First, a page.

by David Hart
Trail cameras have come a long way since they first hit the hunting scene a decade or more ago.
Back when trail cameras first came out, they were really nothing more than a novelty; a really cool, very interesting way to see what roamed the woods when a hunter was not there.
Trail cameras have come a long way. They don’t just show you what’s out there. They can help you better manage your deer herd by telling you exactly how many bucks and does you have. What was once an inexact science at best and a wild guess at worst is now a proven tool in your management toolbox.
Count Your Deer
The trick, says Ohio Division of Wildlife biologist Clint McCoy, is to put your camera over bait. Simply placing it along a field edge or a worn deer trail will capture deer, but it likely won’t photograph all of them. He and fellow biologist Peter Acker, who works for the Virginia Department of Game and Inland Fisheries, agree that corn is the best way to put deer in front of your cameras and that a camera placed on a bait site for 10 days will capture virtually every deer in the area.
Both biologists studied the use of trail cameras while they were graduate students at Auburn University and part of one of the world’s most successful research facilities on white-tailed deer. Their studies also revealed that one camera per 100 acres is usually sufficient.
“Any more and you will likely count the same deer multiple times at different bait sites,” says Acker.
Bucks are easy to count. They have unique antler characteristics that allow hunters to tell them apart. Antlerless deer, however, don’t have those identifying racks. McCoy and Acker agree the best way to determine antlerless deer populations is through extrapolation. For instance, if you have 40 “captures” of 10 unique bucks, that means you have 4-to-1 capture-to-individual ratio.
That ratio can be used to figure antlerless deer numbers. If you count 100 does in all your pictures, you likely have 25 does, based on the 4-to-1 photo capture ratio.
Hunt Them With A Camera
Seeing different deer and then counting them is one thing, but hunting them is an entirely different game. Trail cams can help with that, too. Most allow users to set the date, time, and even such features as moon phase, relative humidity and other details that may affect deer activity. Smart hunters can calculate that information into their hunting activity.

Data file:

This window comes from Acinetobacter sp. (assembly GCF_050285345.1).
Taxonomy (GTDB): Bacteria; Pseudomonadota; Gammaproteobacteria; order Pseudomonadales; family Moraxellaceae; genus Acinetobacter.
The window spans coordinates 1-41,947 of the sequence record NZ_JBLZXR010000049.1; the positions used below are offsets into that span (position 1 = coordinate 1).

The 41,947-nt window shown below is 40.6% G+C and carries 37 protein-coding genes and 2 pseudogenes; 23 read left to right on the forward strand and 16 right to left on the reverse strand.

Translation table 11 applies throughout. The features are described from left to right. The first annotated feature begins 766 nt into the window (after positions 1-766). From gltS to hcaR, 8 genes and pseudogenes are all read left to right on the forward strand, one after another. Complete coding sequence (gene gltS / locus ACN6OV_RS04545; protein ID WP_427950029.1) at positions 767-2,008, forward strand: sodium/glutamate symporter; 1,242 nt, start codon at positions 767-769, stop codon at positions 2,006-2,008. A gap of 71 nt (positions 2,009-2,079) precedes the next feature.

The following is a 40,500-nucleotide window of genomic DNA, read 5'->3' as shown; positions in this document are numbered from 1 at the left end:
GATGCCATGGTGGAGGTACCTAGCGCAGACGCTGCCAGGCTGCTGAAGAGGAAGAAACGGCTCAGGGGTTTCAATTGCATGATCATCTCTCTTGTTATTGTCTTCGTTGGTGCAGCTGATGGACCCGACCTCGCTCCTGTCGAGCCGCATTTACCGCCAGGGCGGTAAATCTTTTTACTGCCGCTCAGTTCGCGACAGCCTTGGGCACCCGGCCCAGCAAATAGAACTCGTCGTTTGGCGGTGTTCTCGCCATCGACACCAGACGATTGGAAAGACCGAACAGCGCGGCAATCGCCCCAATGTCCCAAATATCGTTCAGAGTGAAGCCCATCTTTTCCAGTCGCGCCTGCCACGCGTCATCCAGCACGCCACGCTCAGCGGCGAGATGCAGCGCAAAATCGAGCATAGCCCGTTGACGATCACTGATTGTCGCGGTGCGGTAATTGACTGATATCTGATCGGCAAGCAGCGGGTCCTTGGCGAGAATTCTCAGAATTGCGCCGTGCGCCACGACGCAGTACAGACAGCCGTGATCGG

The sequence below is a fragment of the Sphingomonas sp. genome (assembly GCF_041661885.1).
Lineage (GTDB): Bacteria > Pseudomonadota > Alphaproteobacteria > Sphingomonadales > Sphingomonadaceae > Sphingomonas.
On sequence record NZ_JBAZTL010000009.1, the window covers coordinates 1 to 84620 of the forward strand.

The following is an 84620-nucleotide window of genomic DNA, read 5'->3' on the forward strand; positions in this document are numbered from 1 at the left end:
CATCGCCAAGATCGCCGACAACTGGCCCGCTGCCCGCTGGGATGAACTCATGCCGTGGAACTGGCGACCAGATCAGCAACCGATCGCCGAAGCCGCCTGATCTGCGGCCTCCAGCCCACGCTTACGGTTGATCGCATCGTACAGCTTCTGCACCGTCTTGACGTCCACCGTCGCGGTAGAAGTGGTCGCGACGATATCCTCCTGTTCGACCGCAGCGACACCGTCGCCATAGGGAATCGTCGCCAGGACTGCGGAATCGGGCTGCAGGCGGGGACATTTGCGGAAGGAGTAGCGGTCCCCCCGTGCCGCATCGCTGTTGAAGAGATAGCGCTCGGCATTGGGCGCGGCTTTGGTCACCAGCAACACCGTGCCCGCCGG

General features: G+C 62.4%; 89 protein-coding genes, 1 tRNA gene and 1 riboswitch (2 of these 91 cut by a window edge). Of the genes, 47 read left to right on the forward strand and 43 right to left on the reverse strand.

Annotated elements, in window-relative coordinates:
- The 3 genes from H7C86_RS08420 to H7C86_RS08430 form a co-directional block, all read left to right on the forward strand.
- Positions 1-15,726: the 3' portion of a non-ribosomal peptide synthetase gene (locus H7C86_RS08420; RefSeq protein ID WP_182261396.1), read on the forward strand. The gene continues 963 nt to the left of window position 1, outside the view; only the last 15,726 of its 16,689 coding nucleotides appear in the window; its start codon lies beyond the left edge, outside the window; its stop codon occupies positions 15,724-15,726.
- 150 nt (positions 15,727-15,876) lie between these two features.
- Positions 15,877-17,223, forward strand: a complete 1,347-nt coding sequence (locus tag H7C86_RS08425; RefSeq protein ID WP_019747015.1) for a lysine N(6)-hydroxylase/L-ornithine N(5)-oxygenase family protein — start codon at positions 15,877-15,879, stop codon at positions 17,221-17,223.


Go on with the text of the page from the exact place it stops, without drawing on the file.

“I start monitoring trail cams in late August or early September, which is about a month before our bow season opens,” says veteran Indiana hunter Steve Reynolds. “That gives me time to figure out patterns, and it gives me time to figure out where to hang stands in relation to wind direction.”
Reynolds doesn’t just hang a trail cam and check it every couple of days and hope for the best. Instead, he’ll start by hanging it near a food source to see what deer are using it. He also looks at the time and he considers the specific location of each deer sighting. Once he finds a buck he wants to hunt, Reynolds will then start to learn the buck’s patterns.
“If a buck is only using the field at night, I’ll try to determine where he’s entering the field, and I’ll hang cameras along that trail,” he explains.
Bucks tend to be fairly predictable in late summer and early autumn. They’ll feed in the same fields and walk the same trails day after day. That’s why Reynolds will keep moving his trail camera until he catches the buck on film during legal shooting hours. If he gets the buck on camera several days in a row, he won’t enter the area until opening day.
When working a trail camera in a big buck’s area, it is important to keep human scent and disturbance to a minimum.
“I’m basically hunting that deer with a camera before I hunt it with a bow,” he says. “I only pull the card or move the camera in the middle of the day and only when the wind is favorable. I wear rubber boots and make sure to keep my activity to a minimum. I only check it every three or four days, and I get in and out quickly.”
Deer activity changes as food sources change and hunting pressure increases, but Reynolds won’t put his cameras away after opening day. Instead, he’ll use them to scout new locations and new food sources. He also uses cameras to monitor activity close to where he’s already hunting. If, for instance, a spot goes cold, Reynolds will place a trail cam over a nearby oak flat or on a different crop field.
“He still has to eat, and he will likely be on his feet during legal shooting hours at some time. A camera can really help me find-tune my hunting location,” adds Reynolds. “There’s no guarantee a buck will walk down a certain trail or step into a food plot when I want him to, but photos don’t lie.”
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